Empathy in particular is linked to social capital, while self-control informs much of human capital, allowing individuals to be invested in the long-term good rather than short-term gain. We also see this influence in an assortment of non-cognitive skills, such as delayed gratification, which, as Walter Mischel established around 1989, is a core factor in individual success.

It’s important to remember that developed countries—especially the United States—are wealthy because of their institutions, family included. As economies move from agriculture to manufacturing and then to services, human and social capital play increasingly important and complimentary roles in shaping how people contribute to the economy as employees. Yet as Schulz says, “At the same time one of the chief mechanisms for inculcating soft capital, the family, has weakened for millions of people.”

It turns out that, to answer a question posed previously by Matthew Lee Anderson, a lot of entrepreneurial creativity is in fact motivated and grounded in a strong family structure. When viewed through the lens of human and social capital as Schulz does, “Taking entrepreneurial and business risks is a lot easier if we are operating in a context of relational stability.” Free enterprise flourishes when immersed in the deep pools of virtuous talent that family nurtures. Liberty fades and government grows in the absence of strong families.

What are we to do then to mend the broken American family? We should approach in the spirit of humility, first and foremost. To answer in the form of a question, what can policy do to change the broken human soul? When robbed of the social mores that work to temper mankind’s nature, sin is left unfettered to darken the reflections of God’s nature seen in marriage and family. Moreover, as E.O. Wilson rightfully pointed out, “How might the government of a free society reshape the core values of its people and still leave them free?”

Virtue stands before policy in order to secure our liberty. We should then desire social order, grounded in familial stability, and a politics that speaks to it.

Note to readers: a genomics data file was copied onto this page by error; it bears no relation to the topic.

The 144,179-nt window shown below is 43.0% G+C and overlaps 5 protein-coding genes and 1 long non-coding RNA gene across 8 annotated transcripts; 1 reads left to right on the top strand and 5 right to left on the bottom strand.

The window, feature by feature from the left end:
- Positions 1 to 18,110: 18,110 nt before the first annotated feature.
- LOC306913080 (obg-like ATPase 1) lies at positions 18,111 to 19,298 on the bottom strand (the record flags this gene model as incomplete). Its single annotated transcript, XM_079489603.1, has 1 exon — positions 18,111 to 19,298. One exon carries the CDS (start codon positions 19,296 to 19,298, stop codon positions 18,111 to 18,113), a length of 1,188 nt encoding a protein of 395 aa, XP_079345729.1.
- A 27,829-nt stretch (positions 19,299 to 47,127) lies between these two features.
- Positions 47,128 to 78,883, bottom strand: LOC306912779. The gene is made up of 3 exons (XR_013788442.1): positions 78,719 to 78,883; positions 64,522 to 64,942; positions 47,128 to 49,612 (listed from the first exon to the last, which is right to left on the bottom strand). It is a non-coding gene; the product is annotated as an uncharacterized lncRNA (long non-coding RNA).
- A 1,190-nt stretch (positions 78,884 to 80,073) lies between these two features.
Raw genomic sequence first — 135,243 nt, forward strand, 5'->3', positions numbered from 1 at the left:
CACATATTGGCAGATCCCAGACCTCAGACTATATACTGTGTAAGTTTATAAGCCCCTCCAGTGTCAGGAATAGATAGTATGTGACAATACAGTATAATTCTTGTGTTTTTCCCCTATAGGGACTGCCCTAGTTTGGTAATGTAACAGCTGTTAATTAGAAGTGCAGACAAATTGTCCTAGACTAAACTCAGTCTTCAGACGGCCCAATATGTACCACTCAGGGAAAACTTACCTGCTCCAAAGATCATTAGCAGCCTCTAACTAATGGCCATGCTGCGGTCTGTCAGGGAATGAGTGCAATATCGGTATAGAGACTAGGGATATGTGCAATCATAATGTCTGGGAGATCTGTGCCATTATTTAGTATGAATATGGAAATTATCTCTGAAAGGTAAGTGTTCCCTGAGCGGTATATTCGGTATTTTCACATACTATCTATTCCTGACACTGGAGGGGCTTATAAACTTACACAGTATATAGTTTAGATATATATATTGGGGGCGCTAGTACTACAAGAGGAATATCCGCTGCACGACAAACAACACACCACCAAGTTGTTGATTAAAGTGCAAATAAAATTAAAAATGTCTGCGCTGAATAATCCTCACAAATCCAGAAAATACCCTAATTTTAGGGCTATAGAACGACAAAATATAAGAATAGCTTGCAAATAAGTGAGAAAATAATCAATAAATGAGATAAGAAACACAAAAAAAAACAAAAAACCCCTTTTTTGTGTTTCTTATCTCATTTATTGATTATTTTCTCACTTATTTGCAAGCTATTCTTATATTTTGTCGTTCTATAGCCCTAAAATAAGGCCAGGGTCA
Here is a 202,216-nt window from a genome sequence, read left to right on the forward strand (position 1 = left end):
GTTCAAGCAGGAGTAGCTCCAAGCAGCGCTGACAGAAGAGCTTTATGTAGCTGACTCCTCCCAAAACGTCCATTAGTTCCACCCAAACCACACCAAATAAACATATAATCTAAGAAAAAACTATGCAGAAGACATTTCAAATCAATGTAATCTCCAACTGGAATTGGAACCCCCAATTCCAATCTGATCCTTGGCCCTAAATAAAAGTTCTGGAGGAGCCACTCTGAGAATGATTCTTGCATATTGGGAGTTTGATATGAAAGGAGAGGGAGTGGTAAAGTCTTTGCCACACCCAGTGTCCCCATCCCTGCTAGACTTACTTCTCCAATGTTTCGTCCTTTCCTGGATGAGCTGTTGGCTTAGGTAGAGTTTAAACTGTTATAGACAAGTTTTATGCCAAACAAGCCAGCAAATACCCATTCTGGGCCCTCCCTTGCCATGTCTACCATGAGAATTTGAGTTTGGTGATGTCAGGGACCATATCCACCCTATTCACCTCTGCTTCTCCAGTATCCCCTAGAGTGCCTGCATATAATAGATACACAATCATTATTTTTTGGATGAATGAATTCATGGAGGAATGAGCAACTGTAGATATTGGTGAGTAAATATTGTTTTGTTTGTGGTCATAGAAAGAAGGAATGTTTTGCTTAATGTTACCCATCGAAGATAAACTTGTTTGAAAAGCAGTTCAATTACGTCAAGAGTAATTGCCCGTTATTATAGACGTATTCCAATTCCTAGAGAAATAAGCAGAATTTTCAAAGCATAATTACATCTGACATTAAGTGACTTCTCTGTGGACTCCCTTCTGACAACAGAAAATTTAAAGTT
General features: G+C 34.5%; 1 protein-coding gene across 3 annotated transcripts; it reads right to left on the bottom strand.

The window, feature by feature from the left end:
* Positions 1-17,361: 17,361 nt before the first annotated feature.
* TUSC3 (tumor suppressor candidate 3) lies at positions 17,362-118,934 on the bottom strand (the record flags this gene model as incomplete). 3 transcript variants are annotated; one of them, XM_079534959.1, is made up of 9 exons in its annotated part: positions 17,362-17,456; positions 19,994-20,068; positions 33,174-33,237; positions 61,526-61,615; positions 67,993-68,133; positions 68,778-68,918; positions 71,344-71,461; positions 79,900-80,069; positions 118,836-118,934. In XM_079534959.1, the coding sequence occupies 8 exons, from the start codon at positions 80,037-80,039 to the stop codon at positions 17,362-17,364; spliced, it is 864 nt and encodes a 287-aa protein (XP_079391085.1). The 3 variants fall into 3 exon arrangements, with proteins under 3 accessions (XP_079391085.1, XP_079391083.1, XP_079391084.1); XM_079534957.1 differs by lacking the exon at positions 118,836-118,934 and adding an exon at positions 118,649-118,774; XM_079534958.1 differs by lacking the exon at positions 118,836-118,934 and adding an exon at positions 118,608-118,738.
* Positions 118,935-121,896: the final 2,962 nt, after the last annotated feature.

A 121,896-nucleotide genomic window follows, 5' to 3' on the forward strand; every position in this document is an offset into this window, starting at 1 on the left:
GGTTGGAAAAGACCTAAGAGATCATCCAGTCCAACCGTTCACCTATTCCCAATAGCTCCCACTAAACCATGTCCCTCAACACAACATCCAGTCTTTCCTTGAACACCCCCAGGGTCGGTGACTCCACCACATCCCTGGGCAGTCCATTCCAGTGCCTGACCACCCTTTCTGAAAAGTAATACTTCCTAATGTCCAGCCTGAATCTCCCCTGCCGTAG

Yet we cannot sit back and wait. Improving the incentive structure behind family formation should be the utmost priority of any coherent political platform. Early childhood intervention, for one thing seems to work at countering the effect of family instability and fostering a next generation that’s less susceptible to the ills of their parents. Taken with a dose of humility, we also see that these interventions are fragile things, especially once the teenage years arrive. Schulz also mentions a number of tax incentives that have been proposed along these lines. They spur those on the margins of getting married or having kids by removing barriers, like cost (weddings and children have never been cheap). Pascal-Emmanuel Gobry summarizes this approach well:

From a free market perspective, most free market economists agree that tax policy should encourage investment in capital, and forming a family and raising children are (costly, in the latter case) investments in human capital. Libertarian economist Evan Soltas, recently making the case for the lower tax rate on capital gains, notes that if one believes we should subsidize investment in financial capital, we should also subsidize investment in human capital. And finally, if people are the ultimate resource (and we are), encouraging more people to be brought up in better conditions will increase overall prosperity.

The decline of the American family is the most pressing challenge of the 21st century. As Nick Schulz has so rightly shown in his new book, our economy needs strong families—and our society depends on them. We should stop ignoring this reality.